The first time these two welterweights met, the odds couldn’t have been stacked any higher against Masvidal. Not only did he take the fight on short notice, but he flew halfway around the world to do so. He also had to cut over 20 pounds, which absolutely took at least a small toll on his explosiveness and endurance. This was only made worse because “Gamebred” was facing a guy whose style is tailor-made to drain an opponent’s energy.
The experience of going the distance against Usman will not only give Masvidal an extra level of confidence heading into the rematch, but it provides him with a feel for what it’s like to have Usman successfully implement a game plan to stifle any and all of his offense. Masvidal will be able to use this knowledge to make early reads and avoid being completely neutralized with his back against the fence or flat against the mat.
It will be while stopping an Usman takedown or breaking away from a clinch that Masvidal lands a devastating shot that prompts the referee to halt the contest. This is likely to happen within the first two rounds. Usman will protest the stoppage, which then leads to an eventual rubber match between the two fighters.
The women are featured heavily at this show, with Valentina Shevchenko set to defend her flyweight belt against Jéssica Andrade and Zhang Weili putting her title on the line against Rose Namajunas. Which belt is most likely to change hands?
Petela: The strawweight strap.
Namajunas has shown that she has the ability to avoid taking a ton of damage when she faces more powerful strikers, in large part thanks to the genius of her coach, Trevor Wittman. There’s no doubt in terms of pure power that Zhang has an advantage, but the slick footwork from Namajunas could pose problems for the champ as she tries to put together combinations.
Zhang’s cardio held up tremendously in her 2020 Fight of the Year against Joanna Jędrzejczyk, but there will be a big difference in the later rounds of her contest against Namajunas. Zhang connected with so many of the punches and kicks that she threw against Jędrzejczyk. By sliding out of the way of Zhang’s heaviest punches, Namajunas will leave the champion catching nothing but air. This exerts a lot more energy than throwing a strike that connects flush.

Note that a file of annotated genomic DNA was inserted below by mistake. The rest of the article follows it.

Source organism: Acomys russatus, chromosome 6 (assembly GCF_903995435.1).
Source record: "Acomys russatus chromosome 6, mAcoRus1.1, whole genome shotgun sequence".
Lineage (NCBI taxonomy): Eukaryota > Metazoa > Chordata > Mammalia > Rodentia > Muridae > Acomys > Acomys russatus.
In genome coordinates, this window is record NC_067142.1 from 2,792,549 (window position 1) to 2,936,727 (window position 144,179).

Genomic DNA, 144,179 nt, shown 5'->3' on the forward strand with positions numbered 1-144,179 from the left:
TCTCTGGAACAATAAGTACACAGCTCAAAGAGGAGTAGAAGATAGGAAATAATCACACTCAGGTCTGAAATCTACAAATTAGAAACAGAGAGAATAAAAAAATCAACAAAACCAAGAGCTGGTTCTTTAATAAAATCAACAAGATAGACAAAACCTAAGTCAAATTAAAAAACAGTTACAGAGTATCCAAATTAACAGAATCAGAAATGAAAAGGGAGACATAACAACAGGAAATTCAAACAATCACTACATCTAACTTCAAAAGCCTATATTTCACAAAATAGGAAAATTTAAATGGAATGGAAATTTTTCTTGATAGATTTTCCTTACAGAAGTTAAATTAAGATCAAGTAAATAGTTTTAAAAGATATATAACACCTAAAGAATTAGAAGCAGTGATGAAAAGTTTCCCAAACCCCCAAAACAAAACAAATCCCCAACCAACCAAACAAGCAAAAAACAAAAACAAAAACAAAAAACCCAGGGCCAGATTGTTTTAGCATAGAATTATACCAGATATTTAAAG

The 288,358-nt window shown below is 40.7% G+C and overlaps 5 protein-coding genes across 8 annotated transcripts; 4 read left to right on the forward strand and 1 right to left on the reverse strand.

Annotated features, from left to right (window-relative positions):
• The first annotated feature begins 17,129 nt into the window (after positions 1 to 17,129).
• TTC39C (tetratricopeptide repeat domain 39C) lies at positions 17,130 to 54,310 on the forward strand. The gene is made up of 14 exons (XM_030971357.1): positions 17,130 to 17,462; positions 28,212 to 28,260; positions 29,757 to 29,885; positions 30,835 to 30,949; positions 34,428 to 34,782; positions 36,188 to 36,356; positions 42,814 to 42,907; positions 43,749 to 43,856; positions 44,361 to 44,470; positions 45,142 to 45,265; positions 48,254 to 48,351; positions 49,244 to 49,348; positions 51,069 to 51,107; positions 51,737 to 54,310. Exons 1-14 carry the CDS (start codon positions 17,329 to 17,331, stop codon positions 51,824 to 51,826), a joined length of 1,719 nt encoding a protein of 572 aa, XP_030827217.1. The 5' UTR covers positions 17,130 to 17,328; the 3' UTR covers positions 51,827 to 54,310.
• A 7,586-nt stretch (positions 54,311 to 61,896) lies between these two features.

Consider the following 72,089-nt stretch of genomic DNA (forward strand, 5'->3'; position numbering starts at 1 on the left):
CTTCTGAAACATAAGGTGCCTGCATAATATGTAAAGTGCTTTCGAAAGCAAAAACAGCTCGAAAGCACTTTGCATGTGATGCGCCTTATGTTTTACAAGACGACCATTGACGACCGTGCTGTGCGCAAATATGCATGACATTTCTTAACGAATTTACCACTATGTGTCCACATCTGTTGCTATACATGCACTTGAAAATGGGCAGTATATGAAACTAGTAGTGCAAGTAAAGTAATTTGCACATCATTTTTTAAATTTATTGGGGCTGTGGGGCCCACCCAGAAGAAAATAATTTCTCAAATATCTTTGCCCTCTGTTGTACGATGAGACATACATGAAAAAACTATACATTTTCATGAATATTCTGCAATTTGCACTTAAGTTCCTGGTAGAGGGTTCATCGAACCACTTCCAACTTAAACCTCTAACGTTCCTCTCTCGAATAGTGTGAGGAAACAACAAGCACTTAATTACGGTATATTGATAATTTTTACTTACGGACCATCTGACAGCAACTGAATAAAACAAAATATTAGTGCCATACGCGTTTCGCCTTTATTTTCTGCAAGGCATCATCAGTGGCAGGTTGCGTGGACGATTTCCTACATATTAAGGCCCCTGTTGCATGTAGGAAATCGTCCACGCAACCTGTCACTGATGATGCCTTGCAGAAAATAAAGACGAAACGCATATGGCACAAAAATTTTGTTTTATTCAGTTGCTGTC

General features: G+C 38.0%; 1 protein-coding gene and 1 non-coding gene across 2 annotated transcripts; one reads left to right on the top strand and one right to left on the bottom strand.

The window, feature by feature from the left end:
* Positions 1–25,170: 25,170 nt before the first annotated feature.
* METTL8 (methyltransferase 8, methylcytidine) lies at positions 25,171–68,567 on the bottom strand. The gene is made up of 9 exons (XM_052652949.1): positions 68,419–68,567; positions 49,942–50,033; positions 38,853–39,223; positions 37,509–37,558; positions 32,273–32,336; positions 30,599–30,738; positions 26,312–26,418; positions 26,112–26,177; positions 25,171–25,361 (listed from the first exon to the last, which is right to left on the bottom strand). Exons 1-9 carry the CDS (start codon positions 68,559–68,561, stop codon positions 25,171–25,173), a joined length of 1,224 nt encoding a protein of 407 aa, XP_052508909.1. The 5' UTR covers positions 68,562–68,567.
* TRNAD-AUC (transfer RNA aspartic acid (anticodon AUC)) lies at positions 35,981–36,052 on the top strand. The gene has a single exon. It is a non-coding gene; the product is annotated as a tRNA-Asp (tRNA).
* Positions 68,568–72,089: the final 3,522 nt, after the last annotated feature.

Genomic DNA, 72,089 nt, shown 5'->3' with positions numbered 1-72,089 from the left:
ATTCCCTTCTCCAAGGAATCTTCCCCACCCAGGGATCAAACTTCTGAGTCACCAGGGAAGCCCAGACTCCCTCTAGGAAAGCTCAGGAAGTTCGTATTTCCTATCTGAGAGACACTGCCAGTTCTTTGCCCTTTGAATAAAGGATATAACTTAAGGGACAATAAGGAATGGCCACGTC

This fight will wind up as a highly technical battle between a bull and a matador. In this case, the matador — Namajunas — will emerge victorious.
Sumian: Nope. The strawweight belt isn’t going anywhere. Zhang will use her superior power, tenacity and confidence to claim a convincing decision over Namajunas. Namajunas will have her moments in the first couple of rounds, but it will ultimately come down to who shows up as the fight wears on. It will be Zhang. It is clear that people don’t understand just how good she is in the cage, but this fight will prove further that Zhang is here to stay.
The flyweight belt will also stay put. Shevchenko will pummel Andrade for five rounds to earn a unanimous nod. Despite her sheer power and thunderous hands, Andrade is nowhere near as talented of a mixed martial artist compared to the top tier of competitors, including Shevchenko. The champ will avoid the power of the challenger and fire off powerful jabs and kicks of her own en route to the victory.
The outcomes of these fights will make the UFC’s next move fairly obvious: a superfight between Shevchenko and Zhang.
Pat Sabatini, Zhu Rong, Jeff Molina, Qileng Aori and Na Liang — do we need to know these names?
Sumian: The submission ace Sabatini is probably the most high-profile name on this list as a result of his long-term success in the Cage Fury Fighting Championships organization. The featherweight prospect joins the UFC after posting a 13-3 mark. He is currently on a two-fight winning streak. However, he faces Tristan Connelly, who is coming off a successful UFC debut of his own to extend his winning streak to five fights. This will be a stiff test for Sabatini.